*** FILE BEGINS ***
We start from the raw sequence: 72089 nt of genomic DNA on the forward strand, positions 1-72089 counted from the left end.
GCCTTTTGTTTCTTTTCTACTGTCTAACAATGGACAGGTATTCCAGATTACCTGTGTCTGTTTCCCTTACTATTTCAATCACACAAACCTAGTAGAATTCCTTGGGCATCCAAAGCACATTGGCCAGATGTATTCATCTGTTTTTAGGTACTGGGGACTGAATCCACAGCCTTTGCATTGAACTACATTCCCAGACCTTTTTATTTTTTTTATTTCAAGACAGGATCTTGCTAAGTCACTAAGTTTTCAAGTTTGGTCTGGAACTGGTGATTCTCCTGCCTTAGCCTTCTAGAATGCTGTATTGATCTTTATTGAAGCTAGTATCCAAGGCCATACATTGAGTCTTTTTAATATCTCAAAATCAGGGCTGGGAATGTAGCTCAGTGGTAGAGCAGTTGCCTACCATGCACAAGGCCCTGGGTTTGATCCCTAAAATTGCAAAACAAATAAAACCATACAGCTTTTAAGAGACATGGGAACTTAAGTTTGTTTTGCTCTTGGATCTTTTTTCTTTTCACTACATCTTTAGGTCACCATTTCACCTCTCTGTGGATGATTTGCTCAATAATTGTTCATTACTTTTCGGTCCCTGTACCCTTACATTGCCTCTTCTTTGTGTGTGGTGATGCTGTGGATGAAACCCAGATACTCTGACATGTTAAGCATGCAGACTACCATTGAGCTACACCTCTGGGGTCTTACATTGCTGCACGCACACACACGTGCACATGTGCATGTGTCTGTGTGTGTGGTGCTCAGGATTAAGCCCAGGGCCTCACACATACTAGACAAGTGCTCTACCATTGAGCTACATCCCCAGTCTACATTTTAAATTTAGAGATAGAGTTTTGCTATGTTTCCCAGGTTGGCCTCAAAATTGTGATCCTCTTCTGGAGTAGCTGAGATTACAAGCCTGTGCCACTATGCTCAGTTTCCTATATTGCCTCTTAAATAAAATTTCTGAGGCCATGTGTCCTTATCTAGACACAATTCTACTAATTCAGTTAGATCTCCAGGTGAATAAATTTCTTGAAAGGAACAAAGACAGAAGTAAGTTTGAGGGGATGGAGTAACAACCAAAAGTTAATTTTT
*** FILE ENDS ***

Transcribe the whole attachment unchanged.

We start from the raw sequence: 72089 nt of genomic DNA on the forward strand, positions 1-72089 counted from the left end.
GCCTTTTGTTTCTTTTCTACTGTCTAACAATGGACAGGTATTCCAGATTACCTGTGTCTGTTTCCCTTACTATTTCAATCACACAAACCTAGTAGAATTCCTTGGGCATCCAAAGCACATTGGCCAGATGTATTCATCTGTTTTTAGGTACTGGGGACTGAATCCACAGCCTTTGCATTGAACTACATTCCCAGACCTTTTTATTTTTTTTATTTCAAGACAGGATCTTGCTAAGTCACTAAGTTTTCAAGTTTGGTCTGGAACTGGTGATTCTCCTGCCTTAGCCTTCTAGAATGCTGTATTGATCTTTATTGAAGCTAGTATCCAAGGCCATACATTGAGTCTTTTTAATATCTCAAAATCAGGGCTGGGAATGTAGCTCAGTGGTAGAGCAGTTGCCTACCATGCACAAGGCCCTGGGTTTGATCCCTAAAATTGCAAAACAAATAAAACCATACAGCTTTTAAGAGACATGGGAACTTAAGTTTGTTTTGCTCTTGGATCTTTTTTCTTTTCACTACATCTTTAGGTCACCATTTCACCTCTCTGTGGATGATTTGCTCAATAATTGTTCATTACTTTTCGGTCCCTGTACCCTTACATTGCCTCTTCTTTGTGTGTGGTGATGCTGTGGATGAAACCCAGATACTCTGACATGTTAAGCATGCAGACTACCATTGAGCTACACCTCTGGGGTCTTACATTGCTGCACGCACACACACGTGCACATGTGCATGTGTCTGTGTGTGTGGTGCTCAGGATTAAGCCCAGGGCCTCACACATACTAGACAAGTGCTCTACCATTGAGCTACATCCCCAGTCTACATTTTAAATTTAGAGATAGAGTTTTGCTATGTTTCCCAGGTTGGCCTCAAAATTGTGATCCTCTTCTGGAGTAGCTGAGATTACAAGCCTGTGCCACTATGCTCAGTTTCCTATATTGCCTCTTAAATAAAATTTCTGAGGCCATGTGTCCTTATCTAGACACAATTCTACTAATTCAGTTAGATCTCCAGGTGAATAAATTTCTTGAAAGGAACAAAGACAGAAGTAAGTTTGAGGGGATGGAGTAACAACCAAAAGTTAATTTTT